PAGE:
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Pennsylvania Needs To Accept Federal Money For Behavioral Health Clinics, Organizations Say

Sarah Boden
90.5 WESA
Vicki Baumann, practice administrator for Pittsburgh Mercy’s peer services program, explains the importance of funding Certified Community Behavioral Health Clinics.";

Certified Community Behavioral Health Clinics offer crisis care, substance and mental health treatment, and other crucial support in Pennsylvania and other states.

Future funding for these organizations is in doubt. 

Congress hasn’t passed a budget, so its been supporting the Certified Community Behavioral Health Clinics program, and other federally-funded initiatives, through short-term spending bills.

But Gov. Tom Wolf's administration hasn’t accepted what amounts to millions in federal dollars since July, when Congress passed the first of several continuing resolutions to keep the government open. Officials with the state human services department say they haven't accepted the money because the short-term bills are unreliable.

Behavioral health organizations from around the state are imploring Pennsylvania to change course, and allow them to access federal funding before it's too late. 

Pittsburgh Mercy, a faith-based community health and wellness, is one of six Certified Community Behavioral Health Clinics in Pennsylvania. While president and CEO Tony Beltran agrees the short-term spending bills not an ideal way to fund behavioral health, he argues that turning money away, and thereby reducing services, is not the answer.

“This is not about funding, this is about lives,” said Beltran, "lives that will be cut short because of this lack  of funding, lives that deserve this best quality of care and evidence-based practices.”

There are 67 Certified Community Behavioral Health Clinics in eight states: Minnesota, Missouri, Nevada, New Jersey, New York, Oklahoma, Oregon and Pennsylvania.

These organizations are mandated to take holistic approach to care. Services must incluce 24-hour crisis care, screening and assessments, substance and mental health treatment, social safety net support, and services geared towards active and veteran military service members.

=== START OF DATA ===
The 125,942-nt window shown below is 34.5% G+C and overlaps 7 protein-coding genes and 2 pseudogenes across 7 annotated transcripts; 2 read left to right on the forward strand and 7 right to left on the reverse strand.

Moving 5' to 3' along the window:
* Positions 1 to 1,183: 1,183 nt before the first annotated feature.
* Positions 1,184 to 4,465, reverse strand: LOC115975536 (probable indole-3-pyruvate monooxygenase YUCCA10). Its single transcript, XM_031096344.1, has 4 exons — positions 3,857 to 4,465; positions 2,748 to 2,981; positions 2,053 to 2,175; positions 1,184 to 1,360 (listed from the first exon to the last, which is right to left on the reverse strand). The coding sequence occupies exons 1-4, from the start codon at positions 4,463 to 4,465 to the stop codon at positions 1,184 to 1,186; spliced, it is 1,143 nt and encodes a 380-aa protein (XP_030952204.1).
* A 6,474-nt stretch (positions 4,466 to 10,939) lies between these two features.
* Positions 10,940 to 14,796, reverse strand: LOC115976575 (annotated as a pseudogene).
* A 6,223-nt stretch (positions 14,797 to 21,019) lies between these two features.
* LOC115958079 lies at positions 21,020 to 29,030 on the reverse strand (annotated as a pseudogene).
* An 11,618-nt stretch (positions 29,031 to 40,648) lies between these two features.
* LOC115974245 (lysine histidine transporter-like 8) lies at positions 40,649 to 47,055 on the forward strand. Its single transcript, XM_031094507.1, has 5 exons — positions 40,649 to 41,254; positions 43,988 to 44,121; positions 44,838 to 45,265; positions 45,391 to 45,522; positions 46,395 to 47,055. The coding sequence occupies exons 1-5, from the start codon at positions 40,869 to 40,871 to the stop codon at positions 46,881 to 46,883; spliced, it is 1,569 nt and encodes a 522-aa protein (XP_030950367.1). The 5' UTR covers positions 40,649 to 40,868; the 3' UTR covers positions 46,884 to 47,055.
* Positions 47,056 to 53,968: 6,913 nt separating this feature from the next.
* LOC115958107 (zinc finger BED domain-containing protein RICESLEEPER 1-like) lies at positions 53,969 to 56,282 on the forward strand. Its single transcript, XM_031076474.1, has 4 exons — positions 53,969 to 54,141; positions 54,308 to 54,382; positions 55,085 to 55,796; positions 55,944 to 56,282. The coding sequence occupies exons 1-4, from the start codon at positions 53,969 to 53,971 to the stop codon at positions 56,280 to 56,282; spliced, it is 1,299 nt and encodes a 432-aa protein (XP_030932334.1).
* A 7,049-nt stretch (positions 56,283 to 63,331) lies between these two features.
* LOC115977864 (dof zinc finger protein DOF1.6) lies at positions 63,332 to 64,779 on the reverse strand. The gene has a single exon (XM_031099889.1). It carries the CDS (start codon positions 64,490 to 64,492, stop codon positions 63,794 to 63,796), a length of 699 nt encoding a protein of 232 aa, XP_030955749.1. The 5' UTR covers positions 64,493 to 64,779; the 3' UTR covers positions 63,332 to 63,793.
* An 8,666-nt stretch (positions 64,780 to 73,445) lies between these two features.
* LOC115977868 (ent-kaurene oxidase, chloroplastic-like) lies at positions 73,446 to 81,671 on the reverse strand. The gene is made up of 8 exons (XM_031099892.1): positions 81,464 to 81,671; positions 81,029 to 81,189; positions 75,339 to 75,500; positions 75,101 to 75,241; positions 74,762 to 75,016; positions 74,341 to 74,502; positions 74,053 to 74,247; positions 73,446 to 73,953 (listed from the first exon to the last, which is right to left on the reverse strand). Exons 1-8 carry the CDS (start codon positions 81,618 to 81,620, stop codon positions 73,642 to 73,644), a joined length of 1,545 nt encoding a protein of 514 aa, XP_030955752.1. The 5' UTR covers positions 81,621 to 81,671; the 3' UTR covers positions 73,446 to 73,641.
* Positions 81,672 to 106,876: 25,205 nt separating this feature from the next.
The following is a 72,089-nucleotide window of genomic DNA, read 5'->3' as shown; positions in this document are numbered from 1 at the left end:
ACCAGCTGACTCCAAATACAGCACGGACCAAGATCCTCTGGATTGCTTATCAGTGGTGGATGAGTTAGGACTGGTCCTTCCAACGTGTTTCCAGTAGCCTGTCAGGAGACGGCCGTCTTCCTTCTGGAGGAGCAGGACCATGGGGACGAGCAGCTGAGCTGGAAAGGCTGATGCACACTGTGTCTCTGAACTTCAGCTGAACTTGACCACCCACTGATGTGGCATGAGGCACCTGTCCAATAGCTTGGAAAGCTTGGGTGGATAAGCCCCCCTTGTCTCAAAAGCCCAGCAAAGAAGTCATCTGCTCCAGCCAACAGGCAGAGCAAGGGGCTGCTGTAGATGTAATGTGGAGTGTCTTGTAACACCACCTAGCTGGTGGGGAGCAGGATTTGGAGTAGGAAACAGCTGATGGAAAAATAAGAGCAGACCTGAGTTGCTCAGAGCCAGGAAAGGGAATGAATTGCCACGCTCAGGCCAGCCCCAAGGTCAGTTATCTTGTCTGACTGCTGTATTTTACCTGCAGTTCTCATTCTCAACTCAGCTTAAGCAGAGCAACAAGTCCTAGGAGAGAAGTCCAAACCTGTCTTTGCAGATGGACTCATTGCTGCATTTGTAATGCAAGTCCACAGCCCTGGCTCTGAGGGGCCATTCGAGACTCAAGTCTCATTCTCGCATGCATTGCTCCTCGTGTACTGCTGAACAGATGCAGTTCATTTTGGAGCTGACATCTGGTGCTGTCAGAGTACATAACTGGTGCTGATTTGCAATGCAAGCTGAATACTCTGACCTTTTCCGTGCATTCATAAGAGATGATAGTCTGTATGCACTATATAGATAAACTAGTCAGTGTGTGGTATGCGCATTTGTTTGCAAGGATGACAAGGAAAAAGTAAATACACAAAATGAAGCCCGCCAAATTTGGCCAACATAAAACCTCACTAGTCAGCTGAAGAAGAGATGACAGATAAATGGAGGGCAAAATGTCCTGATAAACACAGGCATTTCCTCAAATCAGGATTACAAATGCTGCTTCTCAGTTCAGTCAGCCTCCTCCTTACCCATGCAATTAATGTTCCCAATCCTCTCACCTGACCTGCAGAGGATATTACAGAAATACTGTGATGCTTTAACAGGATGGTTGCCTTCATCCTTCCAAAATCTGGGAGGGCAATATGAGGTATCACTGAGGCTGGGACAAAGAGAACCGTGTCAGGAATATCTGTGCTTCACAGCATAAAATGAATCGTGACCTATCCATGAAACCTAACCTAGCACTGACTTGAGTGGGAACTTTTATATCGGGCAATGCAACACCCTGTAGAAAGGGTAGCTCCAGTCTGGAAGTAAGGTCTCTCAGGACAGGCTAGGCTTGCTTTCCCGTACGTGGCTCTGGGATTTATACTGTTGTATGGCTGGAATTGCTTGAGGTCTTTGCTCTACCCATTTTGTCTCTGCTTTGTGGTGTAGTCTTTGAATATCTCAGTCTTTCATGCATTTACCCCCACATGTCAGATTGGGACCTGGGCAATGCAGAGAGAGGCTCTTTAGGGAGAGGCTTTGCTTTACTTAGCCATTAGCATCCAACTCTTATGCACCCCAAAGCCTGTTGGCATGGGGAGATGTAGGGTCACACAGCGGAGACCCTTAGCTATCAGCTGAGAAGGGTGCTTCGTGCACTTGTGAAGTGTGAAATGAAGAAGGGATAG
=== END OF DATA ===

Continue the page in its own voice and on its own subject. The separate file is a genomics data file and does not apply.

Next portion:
“We had over 10,000 persons served as part of this program," Beltran said. "And what we found is that 80 percent of those had not received behavioral health care in the six months prior. Our wait time went from 10 days, from one-and-a-half days to enter into care.”

Ali Fogarty, communications director for the state Department of Human Services, said the department has directed providers to ramp down programming and instead focus on core services because, “Acting based on assumptions of short-term funding could put Pennsylvania, our providers, and the patients we serve in difficult situations.”

Fogarty said that the department will take what it learned from the Certified Community Behavioral Health Clinics program to continue these services by creating a new, sustainable model that’s not dependent on federal reauthorization, and “scalable to more providers around Pennsylvania."

The other Certified Community Behavioral Health Clinics in Pennsylvania are Berks Counseling Center in Berks County, CenClear Child Services in Clearfield and Jefferson counties, NorthEast Treatment Centers in Philadelphia County, Resources for Human Development in Montgomery County, and the Guidance Center in McKean County.

This story was updated on December 12, 2019 at 10:16 a.m. to include more information about the state's plans for future behavioral health programs.

Sarah Boden covers health and science for 90.5 WESA. Before coming to Pittsburgh in November 2017, she was a reporter for Iowa Public Radio where she covered a range of issues, including the 2016 Iowa Caucuses.